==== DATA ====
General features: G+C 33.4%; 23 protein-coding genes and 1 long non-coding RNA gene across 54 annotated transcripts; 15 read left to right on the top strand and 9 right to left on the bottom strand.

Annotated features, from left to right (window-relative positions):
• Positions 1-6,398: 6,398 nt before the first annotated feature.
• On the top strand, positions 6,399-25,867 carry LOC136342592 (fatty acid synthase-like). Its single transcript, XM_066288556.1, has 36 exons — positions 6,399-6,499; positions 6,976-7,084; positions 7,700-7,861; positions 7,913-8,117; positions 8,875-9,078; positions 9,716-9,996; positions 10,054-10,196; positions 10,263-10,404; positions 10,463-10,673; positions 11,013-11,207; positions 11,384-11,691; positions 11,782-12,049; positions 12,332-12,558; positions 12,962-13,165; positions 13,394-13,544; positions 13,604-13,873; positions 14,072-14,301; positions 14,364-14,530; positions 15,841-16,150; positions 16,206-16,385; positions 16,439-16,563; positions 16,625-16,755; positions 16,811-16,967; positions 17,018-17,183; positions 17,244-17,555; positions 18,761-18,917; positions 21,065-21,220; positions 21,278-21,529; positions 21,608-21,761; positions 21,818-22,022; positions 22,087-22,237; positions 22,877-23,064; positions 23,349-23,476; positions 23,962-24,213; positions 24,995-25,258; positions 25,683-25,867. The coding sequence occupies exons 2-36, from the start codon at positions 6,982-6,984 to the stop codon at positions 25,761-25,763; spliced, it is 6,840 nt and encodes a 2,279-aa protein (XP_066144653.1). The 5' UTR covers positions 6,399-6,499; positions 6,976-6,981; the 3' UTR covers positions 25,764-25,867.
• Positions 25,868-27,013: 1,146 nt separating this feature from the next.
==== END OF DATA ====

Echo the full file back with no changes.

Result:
General features: G+C 33.4%; 23 protein-coding genes and 1 long non-coding RNA gene across 54 annotated transcripts; 15 read left to right on the top strand and 9 right to left on the bottom strand.

Annotated features, from left to right (window-relative positions):
• Positions 1-6,398: 6,398 nt before the first annotated feature.
• On the top strand, positions 6,399-25,867 carry LOC136342592 (fatty acid synthase-like). Its single transcript, XM_066288556.1, has 36 exons — positions 6,399-6,499; positions 6,976-7,084; positions 7,700-7,861; positions 7,913-8,117; positions 8,875-9,078; positions 9,716-9,996; positions 10,054-10,196; positions 10,263-10,404; positions 10,463-10,673; positions 11,013-11,207; positions 11,384-11,691; positions 11,782-12,049; positions 12,332-12,558; positions 12,962-13,165; positions 13,394-13,544; positions 13,604-13,873; positions 14,072-14,301; positions 14,364-14,530; positions 15,841-16,150; positions 16,206-16,385; positions 16,439-16,563; positions 16,625-16,755; positions 16,811-16,967; positions 17,018-17,183; positions 17,244-17,555; positions 18,761-18,917; positions 21,065-21,220; positions 21,278-21,529; positions 21,608-21,761; positions 21,818-22,022; positions 22,087-22,237; positions 22,877-23,064; positions 23,349-23,476; positions 23,962-24,213; positions 24,995-25,258; positions 25,683-25,867. The coding sequence occupies exons 2-36, from the start codon at positions 6,982-6,984 to the stop codon at positions 25,761-25,763; spliced, it is 6,840 nt and encodes a 2,279-aa protein (XP_066144653.1). The 5' UTR covers positions 6,399-6,499; positions 6,976-6,981; the 3' UTR covers positions 25,764-25,867.
• Positions 25,868-27,013: 1,146 nt separating this feature from the next.